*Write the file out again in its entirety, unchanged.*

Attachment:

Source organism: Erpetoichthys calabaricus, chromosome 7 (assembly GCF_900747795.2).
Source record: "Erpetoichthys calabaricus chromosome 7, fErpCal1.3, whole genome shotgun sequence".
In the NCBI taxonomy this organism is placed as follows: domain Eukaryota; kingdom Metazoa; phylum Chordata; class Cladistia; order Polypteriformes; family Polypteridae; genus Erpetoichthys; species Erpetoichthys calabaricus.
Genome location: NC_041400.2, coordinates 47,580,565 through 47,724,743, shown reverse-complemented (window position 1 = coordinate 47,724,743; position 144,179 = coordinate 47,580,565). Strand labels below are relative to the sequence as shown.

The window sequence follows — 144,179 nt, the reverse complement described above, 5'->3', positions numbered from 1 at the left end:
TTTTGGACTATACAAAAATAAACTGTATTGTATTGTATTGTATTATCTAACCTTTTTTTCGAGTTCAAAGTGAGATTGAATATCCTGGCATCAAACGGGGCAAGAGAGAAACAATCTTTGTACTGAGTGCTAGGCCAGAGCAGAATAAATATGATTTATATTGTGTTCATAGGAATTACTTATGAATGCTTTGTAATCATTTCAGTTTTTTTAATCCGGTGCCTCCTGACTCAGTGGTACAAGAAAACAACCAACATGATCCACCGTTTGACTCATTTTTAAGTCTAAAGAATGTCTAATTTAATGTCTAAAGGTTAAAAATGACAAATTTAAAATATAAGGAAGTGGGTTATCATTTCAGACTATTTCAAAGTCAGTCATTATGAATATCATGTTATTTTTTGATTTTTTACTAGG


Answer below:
Source organism: Erpetoichthys calabaricus, chromosome 7 (assembly GCF_900747795.2).
Source record: "Erpetoichthys calabaricus chromosome 7, fErpCal1.3, whole genome shotgun sequence".
In the NCBI taxonomy this organism is placed as follows: domain Eukaryota; kingdom Metazoa; phylum Chordata; class Cladistia; order Polypteriformes; family Polypteridae; genus Erpetoichthys; species Erpetoichthys calabaricus.
Genome location: NC_041400.2, coordinates 47,580,565 through 47,724,743, shown reverse-complemented (window position 1 = coordinate 47,724,743; position 144,179 = coordinate 47,580,565). Strand labels below are relative to the sequence as shown.

The window sequence follows — 144,179 nt, the reverse complement described above, 5'->3', positions numbered from 1 at the left end:
TTTTGGACTATACAAAAATAAACTGTATTGTATTGTATTGTATTATCTAACCTTTTTTTCGAGTTCAAAGTGAGATTGAATATCCTGGCATCAAACGGGGCAAGAGAGAAACAATCTTTGTACTGAGTGCTAGGCCAGAGCAGAATAAATATGATTTATATTGTGTTCATAGGAATTACTTATGAATGCTTTGTAATCATTTCAGTTTTTTTAATCCGGTGCCTCCTGACTCAGTGGTACAAGAAAACAACCAACATGATCCACCGTTTGACTCATTTTTAAGTCTAAAGAATGTCTAATTTAATGTCTAAAGGTTAAAAATGACAAATTTAAAATATAAGGAAGTGGGTTATCATTTCAGACTATTTCAAAGTCAGTCATTATGAATATCATGTTATTTTTTGATTTTTTACTAGG